Sponsored by Software Consulting Services, providers of newspaper software solutions.
By Sharon Cichelli and Jonathan Leistiko
Based on Economy Class by Jeremy Bushnell
There’s always something happening in Action City! That’s why the Action City Times is on the lookout for fresh, hot stories from up-and-coming journalists. You’re itching to be the next big name in on-the-scene reporting. So get out there, do your research, and come back to the Action City Times to pitch your story. If the Editor likes it, you’re in print. Just look out, because other players may try to scoop your story out from under you. Good luck!
Sell three stories to the Action City Times before any other journalist. Stories happen at Locations, and good research makes for stories that sell.
Use a piece of paper as your Steno Pad, where you’ll keep track of the stories you research during the game.
Pick a coin to use as your pawn and place it in an unoccupied, red-bordered square. Once everyone has placed a pawn, play starts with you and passes to the left.
If you’re using a stopwatch instead of a ten-sided die, just start the stopwatch, wait for a moment, and then stop it. Look at the number indicating 100ths of a second (probably the right-most digit). That’s the number you’ve “rolled”.
Spaces with names on them are Locations. You may not enter a regular space that is occupied by another player, but you may enter an occupied Location.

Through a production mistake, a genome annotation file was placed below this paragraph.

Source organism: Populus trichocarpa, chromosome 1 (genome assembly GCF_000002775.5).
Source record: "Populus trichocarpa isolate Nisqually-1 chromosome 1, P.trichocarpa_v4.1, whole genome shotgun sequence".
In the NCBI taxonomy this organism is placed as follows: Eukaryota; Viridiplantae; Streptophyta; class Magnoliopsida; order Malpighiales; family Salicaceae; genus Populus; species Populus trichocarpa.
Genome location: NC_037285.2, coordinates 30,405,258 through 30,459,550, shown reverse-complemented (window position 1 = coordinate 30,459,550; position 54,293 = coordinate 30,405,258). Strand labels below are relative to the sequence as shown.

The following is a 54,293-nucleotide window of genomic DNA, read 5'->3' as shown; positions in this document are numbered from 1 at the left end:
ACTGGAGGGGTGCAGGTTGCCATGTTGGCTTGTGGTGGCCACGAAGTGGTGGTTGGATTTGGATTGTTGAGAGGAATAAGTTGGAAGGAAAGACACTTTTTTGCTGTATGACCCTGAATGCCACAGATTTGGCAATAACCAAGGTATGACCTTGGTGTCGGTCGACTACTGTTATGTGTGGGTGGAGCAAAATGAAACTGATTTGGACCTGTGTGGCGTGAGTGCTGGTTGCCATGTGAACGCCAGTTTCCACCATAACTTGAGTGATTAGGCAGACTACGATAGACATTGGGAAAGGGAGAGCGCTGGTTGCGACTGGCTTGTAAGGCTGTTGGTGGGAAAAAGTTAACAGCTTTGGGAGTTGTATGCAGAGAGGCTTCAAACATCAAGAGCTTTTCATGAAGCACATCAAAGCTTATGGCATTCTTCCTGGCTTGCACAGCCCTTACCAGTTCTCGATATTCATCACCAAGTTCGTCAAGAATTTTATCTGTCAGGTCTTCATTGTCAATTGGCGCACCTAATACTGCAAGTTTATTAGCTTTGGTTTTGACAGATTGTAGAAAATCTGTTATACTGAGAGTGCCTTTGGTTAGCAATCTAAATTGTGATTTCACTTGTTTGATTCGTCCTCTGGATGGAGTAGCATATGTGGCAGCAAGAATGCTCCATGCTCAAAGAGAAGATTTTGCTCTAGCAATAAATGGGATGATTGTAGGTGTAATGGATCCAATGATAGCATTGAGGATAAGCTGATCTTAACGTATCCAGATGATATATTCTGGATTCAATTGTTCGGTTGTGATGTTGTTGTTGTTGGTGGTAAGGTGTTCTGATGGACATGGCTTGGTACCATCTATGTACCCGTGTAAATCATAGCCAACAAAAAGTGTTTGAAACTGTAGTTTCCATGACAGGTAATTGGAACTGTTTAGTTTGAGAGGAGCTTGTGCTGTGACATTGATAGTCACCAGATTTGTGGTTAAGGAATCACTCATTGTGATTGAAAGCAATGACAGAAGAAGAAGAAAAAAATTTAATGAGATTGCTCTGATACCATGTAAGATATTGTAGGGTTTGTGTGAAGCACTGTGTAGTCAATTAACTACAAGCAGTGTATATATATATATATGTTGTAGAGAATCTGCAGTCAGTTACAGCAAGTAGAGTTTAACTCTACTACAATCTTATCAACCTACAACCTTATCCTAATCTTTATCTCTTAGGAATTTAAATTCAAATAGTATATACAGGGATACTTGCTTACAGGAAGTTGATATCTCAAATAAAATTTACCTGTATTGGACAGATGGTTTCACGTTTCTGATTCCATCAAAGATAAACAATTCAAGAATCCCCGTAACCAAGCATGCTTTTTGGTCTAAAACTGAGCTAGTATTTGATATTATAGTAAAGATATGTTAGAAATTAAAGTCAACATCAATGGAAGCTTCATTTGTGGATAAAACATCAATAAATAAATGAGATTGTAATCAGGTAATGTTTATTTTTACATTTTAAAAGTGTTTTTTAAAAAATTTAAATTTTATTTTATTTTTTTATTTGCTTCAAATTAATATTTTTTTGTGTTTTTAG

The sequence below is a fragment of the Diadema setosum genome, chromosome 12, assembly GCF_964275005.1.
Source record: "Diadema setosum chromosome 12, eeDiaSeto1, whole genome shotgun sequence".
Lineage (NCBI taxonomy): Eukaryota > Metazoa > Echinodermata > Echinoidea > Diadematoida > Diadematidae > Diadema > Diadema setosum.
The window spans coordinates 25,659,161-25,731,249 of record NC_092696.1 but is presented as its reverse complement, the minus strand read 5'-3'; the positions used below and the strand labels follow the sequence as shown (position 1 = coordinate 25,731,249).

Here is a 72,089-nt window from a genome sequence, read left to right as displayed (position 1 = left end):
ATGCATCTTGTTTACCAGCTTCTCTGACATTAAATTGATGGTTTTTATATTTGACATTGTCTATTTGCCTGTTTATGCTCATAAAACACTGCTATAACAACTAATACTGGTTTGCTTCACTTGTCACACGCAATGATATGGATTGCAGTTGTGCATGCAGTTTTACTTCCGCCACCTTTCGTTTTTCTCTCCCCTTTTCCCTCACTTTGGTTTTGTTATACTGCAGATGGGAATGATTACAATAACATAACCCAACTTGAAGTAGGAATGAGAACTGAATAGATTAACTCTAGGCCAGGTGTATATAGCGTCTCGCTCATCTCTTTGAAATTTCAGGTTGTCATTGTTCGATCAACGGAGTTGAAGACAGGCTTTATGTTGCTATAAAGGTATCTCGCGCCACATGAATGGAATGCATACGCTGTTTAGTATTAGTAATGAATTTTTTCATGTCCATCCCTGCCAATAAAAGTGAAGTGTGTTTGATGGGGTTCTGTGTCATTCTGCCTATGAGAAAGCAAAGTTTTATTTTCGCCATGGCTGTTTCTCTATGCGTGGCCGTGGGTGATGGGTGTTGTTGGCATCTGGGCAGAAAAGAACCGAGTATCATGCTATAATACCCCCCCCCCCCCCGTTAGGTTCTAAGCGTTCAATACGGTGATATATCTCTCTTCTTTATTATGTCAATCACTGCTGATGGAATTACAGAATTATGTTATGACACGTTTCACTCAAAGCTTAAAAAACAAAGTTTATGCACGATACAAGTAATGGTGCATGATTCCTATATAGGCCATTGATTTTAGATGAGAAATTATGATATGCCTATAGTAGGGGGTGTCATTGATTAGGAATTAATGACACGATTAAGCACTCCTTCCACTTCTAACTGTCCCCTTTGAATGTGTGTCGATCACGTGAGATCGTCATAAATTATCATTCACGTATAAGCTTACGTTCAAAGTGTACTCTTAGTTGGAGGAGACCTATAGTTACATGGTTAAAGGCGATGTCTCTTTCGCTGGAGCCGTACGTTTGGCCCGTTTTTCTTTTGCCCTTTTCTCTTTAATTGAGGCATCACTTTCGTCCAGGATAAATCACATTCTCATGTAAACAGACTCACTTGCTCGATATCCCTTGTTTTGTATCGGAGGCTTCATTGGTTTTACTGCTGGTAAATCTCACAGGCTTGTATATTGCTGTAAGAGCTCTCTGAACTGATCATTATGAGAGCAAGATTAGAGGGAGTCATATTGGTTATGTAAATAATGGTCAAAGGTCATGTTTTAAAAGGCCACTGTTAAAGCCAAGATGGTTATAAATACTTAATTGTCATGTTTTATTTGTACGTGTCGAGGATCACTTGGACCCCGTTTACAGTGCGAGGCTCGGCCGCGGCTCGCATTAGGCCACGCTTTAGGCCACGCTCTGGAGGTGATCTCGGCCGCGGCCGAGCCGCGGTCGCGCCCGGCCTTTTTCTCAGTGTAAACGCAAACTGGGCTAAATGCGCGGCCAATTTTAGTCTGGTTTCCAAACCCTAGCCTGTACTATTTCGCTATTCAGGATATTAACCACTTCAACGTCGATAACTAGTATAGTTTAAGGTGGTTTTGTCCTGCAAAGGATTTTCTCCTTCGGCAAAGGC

You may only move to spaces that share a side with the space you are in. Moves through grid intersections are prohibited.
If you occupy a space with a subway, you can move to the identical subway space in one step (i.e., one step moves you onto the subway; the next takes you to the other subway; and one more moves you out of the subway).
On your turn, choose to move, stay on the scene, or pitch a story. Then, heat up the action in Action City.
Your Turn, Part 1
Select one of the following actions.
Your Turn, Part 2
Roll and add a mark to the Location that matches the number you rolled. When your board gets too marked up, you can print out another one from the Invisible Bazaar.
(Alternatively, you can stack pennies on the Locations.)
If you’ve sold three or more stories by the end of your turn, then you win the game.
That’s My Beat
When you place your piece at the beginning of the game, you also roll for a Location. This location is your “beat.” No player may have the same beat as another player. Jot your beat down on your Steno Pad. You may try to sell a story that’s happeining at your beat even if you do not have any marks for it on your Steno Pad.
The Lonely City
This is a solitaire version of Scoop!.
When you set up the game, place a nickel on Downtown. This coin keeps track of your rival at the Action City Times, N. Ickel. All Ickel does is sit behind a desk and bang out mindless filler columns for the Action City Times. Ickel never gets out in the field to do “real” reporting.